Southeast Oklahoma in December


The landscape of southeast Oklahoma is dominated by the Ouachita Mountains (dubbed the “Little Smokies”).  The Ouachita and Ozark Mountains together form the U.S. Interior Highlands, the only major mountainous region between the Appalachians and the Rockies.  The Ouachitas were formed when the South American plate pushed north over the North American plate.  This process, called orogenesis, is non-volcanic.  Once as high as the Rockies, time and the elements have worn the Ouachitas down to less than 3,000 feet, with many ridges less than 1,000 feet.

Native tribes in the region collected and traded a dense microcrystalline quartz identified as novaculite, prized for spear and arrow points.  The colors typically range from monochrome white to black, but sometimes include red, pink, purple, blue, or brown.  As European settlers moved into the region in the early 1800’s, they began to quarry novaculite for whetstones to sharpen razors and tools (Latin novacula “sharp knife” or “razor”).  These whetstones, still produced today, are often called “Arkansas” or “Washita” stones.


So is it Ouachita or Washita, and what does it mean?  Like the spellings, sources vary.  Other than a 1541 exploration by Hernando de Soto, the first Europeans to explore and settle near the rivers and mountains that now bear these names were French and French-Canadian.  They interpreted and spelled the names of tribes and landmarks in that peculiar French way.  The most plausible accounts indicate the Ouachita were a small tribe within the loose Caddo Confederation, living in northeastern Louisiana.  Many sources claim the name is a combination of two Choctaw words, ouac and tchito or owa and chita, and offer various meanings ranging from “big bison” and “good hunting grounds” to “silver water”.  Yet, if the Ouachita spoke a form of the Caddoan languages, and if this was the name they gave themselves, then it was probably not a Choctaw word since Choctaw is part of the separate Muskogean language family.  The similarity of the Choctaw name for their hunting expeditions may account for a misattribution.

Prior to European settlement, the Ouachita region featured open woodlands of southern pines, oaks, and hickory, thinned and rejuvenated by fire about once a decade.  The understory grasses and scattered meadows fed deer, bison, and elk.  From the late 1800’s to the early 1900’s, timber companies swept through with “cut out and get out” operations, first targeting the pines, then the hardwoods.  Farmers followed behind to plant on the clearcut lands.  But in 1915, the Choctaw Lumber Company, a subsidiary of Dierks Lumber and Coal Company, began to move away from outright clearcutting and abandonment, leaving seed trees to reforest the land.  After the Depression in the 1930’s, many abandoned farms were added to the Ouachita National Forest.  While the trees were allowed to regrow, the prevailing policy of fire suppression created dense forests that could not support the range animals.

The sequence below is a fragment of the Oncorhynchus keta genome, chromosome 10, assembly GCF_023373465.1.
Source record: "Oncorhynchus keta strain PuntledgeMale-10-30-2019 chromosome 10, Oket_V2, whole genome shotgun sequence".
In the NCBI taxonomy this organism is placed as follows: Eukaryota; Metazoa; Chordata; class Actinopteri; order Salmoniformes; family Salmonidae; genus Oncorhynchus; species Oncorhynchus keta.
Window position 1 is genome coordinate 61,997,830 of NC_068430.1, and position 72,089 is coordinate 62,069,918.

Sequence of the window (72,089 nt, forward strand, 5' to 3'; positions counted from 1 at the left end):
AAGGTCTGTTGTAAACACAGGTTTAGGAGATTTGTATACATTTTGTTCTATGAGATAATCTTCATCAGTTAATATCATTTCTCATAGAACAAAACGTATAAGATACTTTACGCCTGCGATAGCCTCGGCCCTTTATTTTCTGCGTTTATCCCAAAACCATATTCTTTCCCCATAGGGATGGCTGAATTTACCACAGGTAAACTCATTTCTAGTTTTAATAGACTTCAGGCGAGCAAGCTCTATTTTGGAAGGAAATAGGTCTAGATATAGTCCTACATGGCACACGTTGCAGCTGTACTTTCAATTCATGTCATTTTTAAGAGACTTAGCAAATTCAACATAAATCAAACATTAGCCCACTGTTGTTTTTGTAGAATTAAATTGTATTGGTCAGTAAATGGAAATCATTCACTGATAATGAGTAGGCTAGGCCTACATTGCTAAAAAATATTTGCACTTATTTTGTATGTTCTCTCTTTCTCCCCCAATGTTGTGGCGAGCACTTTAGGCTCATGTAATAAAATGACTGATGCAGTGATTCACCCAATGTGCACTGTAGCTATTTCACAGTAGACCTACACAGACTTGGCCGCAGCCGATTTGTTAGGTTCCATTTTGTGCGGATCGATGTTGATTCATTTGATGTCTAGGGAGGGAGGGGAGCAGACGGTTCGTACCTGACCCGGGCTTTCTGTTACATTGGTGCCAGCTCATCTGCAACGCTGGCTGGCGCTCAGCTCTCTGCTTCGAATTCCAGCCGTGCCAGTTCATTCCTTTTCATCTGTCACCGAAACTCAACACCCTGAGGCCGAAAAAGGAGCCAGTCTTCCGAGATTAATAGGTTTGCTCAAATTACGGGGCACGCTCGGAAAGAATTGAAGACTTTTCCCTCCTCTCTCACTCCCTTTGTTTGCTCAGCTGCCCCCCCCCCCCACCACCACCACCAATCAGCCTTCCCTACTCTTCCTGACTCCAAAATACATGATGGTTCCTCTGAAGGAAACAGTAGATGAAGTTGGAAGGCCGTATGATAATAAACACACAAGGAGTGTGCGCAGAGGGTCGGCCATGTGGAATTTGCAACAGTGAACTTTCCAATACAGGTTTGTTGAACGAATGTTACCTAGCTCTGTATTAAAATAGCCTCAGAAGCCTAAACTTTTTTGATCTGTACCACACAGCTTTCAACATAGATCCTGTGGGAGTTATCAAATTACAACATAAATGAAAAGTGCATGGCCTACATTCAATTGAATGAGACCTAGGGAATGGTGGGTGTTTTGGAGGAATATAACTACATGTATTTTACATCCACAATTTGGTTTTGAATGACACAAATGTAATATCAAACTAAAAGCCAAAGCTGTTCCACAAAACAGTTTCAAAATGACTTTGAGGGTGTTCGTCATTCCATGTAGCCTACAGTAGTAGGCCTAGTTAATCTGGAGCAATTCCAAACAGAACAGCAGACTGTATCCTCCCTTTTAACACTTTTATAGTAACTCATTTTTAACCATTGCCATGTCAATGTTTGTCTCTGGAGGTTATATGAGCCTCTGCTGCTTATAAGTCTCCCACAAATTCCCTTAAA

In 1969, Weyerhaeuser acquired all of the Dierks mills and 1.8 million acres of timberland in Oklahoma and Arkansas.  Weyerhaeuser considered the lands “underutilized”, and quickly ramped up production.  This brought much-needed jobs to the area, but also saw the return of clearcutting, and expansion of monoculture pine plantation forests.  In the Ouachita National Forest efforts have been underway for the past decade to restore the open woodlands ecosystem through a combination of prescribed burns, 120-year logging rotations, replacing non-native trees, and selective timber harvesting.

From before statehood to the present day, southeastern Oklahoma has remained an isolated rural backwater.  The Choctaw Nation, following the 1830 Treaty of Dancing Rabbit Creek, reluctantly left their homelands in Mississippi and moved to Indian Territory.  Ironically, a few white settlers were forced to leave to accommodate them.  A very small number of Choctaw were wealthy enough to own slaves, and brought plantation farming with them, but most were poor and lived off the land.  After the Civil War, white Southerners, many of them sharecroppers, joined the Choctaw in the territory.  The region of “Little Dixie”, with few roads and far from any population centers, languished in poverty and obscurity well into the twentieth century.  McCurtain County is the third largest in the state at about 2,000 square miles, but only has seven incorporated towns and 33,000 people.  According to census data, in 1960 almost 60% of the county population was below the poverty line.  This dropped to 37% by 1970 as Weyerhaeuser moved in and a chicken processing plant was established in Broken Bow.  Yet in 2010 the poverty rate was still 27%.

There were virtually no north–south roads cutting across the Ouachita Mountains until about fifty years ago.  For example, southbound US-59 turns east about fifteen miles below Heavener and runs to Mena, Arkansas.  Even this section of federal highway was still a gravel road in the early 1950’s.  In 1953, work began on State Highway 103 running south from the US-59 bend and switchbacking over Mount Kiamichi.  In late 1961, at the behest of powerful senator Robert S. Kerr, President Kennedy was on hand in Big Cedar (population 2) to dedicate US-259, which combined OK-103, OK-87, OK-21, and TX-26.  Reputedly, Kennedy’s speech described it as “a mountain road that starts nowhere in particular and goes to a suburb of the same place”.

Somewhere between 1958 and 1961, some private citizens of McCurtain and Le Flore counties erected an austere monument on the summit pass of Mount Kiamichi.  Now titled the Three Sticks, the columns represent Land, Wood, and Water.